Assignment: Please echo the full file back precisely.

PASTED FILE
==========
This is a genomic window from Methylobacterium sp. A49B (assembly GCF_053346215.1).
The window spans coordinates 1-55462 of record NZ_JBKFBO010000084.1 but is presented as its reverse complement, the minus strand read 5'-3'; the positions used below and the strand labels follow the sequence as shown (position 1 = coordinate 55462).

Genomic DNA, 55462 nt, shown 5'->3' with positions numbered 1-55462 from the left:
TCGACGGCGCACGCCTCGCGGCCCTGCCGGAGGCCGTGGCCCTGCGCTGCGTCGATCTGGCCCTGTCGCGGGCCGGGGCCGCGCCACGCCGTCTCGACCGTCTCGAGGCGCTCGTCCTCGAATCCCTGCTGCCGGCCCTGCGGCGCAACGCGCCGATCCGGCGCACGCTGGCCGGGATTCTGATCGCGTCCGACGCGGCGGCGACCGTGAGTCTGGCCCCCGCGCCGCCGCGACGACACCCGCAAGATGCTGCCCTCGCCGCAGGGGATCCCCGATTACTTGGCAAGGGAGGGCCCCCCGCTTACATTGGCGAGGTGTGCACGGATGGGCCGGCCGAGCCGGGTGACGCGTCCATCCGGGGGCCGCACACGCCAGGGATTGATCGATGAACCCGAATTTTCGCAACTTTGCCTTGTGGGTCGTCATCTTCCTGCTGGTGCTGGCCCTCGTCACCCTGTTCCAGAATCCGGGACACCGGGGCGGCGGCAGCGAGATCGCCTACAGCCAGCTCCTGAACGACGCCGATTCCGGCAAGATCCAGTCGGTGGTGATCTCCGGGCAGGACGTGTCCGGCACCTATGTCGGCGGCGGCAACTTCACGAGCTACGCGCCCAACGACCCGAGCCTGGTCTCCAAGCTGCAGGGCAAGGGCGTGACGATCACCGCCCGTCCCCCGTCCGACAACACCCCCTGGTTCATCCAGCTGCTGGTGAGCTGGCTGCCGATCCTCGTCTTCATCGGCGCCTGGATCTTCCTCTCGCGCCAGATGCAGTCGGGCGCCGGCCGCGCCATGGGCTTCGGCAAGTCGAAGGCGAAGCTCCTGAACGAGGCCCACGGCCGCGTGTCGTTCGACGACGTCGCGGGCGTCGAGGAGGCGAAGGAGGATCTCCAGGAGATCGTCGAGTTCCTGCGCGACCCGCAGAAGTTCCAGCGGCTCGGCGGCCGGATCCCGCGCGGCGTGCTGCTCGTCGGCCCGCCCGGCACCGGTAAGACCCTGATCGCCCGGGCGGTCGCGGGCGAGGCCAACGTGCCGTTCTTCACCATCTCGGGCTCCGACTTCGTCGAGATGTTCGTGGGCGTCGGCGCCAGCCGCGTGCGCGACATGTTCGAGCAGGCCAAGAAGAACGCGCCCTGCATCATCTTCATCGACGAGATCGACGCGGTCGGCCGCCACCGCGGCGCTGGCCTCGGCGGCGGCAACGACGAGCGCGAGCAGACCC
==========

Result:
This is a genomic window from Methylobacterium sp. A49B (assembly GCF_053346215.1).
The window spans coordinates 1-55462 of record NZ_JBKFBO010000084.1 but is presented as its reverse complement, the minus strand read 5'-3'; the positions used below and the strand labels follow the sequence as shown (position 1 = coordinate 55462).

Genomic DNA, 55462 nt, shown 5'->3' with positions numbered 1-55462 from the left:
TCGACGGCGCACGCCTCGCGGCCCTGCCGGAGGCCGTGGCCCTGCGCTGCGTCGATCTGGCCCTGTCGCGGGCCGGGGCCGCGCCACGCCGTCTCGACCGTCTCGAGGCGCTCGTCCTCGAATCCCTGCTGCCGGCCCTGCGGCGCAACGCGCCGATCCGGCGCACGCTGGCCGGGATTCTGATCGCGTCCGACGCGGCGGCGACCGTGAGTCTGGCCCCCGCGCCGCCGCGACGACACCCGCAAGATGCTGCCCTCGCCGCAGGGGATCCCCGATTACTTGGCAAGGGAGGGCCCCCCGCTTACATTGGCGAGGTGTGCACGGATGGGCCGGCCGAGCCGGGTGACGCGTCCATCCGGGGGCCGCACACGCCAGGGATTGATCGATGAACCCGAATTTTCGCAACTTTGCCTTGTGGGTCGTCATCTTCCTGCTGGTGCTGGCCCTCGTCACCCTGTTCCAGAATCCGGGACACCGGGGCGGCGGCAGCGAGATCGCCTACAGCCAGCTCCTGAACGACGCCGATTCCGGCAAGATCCAGTCGGTGGTGATCTCCGGGCAGGACGTGTCCGGCACCTATGTCGGCGGCGGCAACTTCACGAGCTACGCGCCCAACGACCCGAGCCTGGTCTCCAAGCTGCAGGGCAAGGGCGTGACGATCACCGCCCGTCCCCCGTCCGACAACACCCCCTGGTTCATCCAGCTGCTGGTGAGCTGGCTGCCGATCCTCGTCTTCATCGGCGCCTGGATCTTCCTCTCGCGCCAGATGCAGTCGGGCGCCGGCCGCGCCATGGGCTTCGGCAAGTCGAAGGCGAAGCTCCTGAACGAGGCCCACGGCCGCGTGTCGTTCGACGACGTCGCGGGCGTCGAGGAGGCGAAGGAGGATCTCCAGGAGATCGTCGAGTTCCTGCGCGACCCGCAGAAGTTCCAGCGGCTCGGCGGCCGGATCCCGCGCGGCGTGCTGCTCGTCGGCCCGCCCGGCACCGGTAAGACCCTGATCGCCCGGGCGGTCGCGGGCGAGGCCAACGTGCCGTTCTTCACCATCTCGGGCTCCGACTTCGTCGAGATGTTCGTGGGCGTCGGCGCCAGCCGCGTGCGCGACATGTTCGAGCAGGCCAAGAAGAACGCGCCCTGCATCATCTTCATCGACGAGATCGACGCGGTCGGCCGCCACCGCGGCGCTGGCCTCGGCGGCGGCAACGACGAGCGCGAGCAGACCC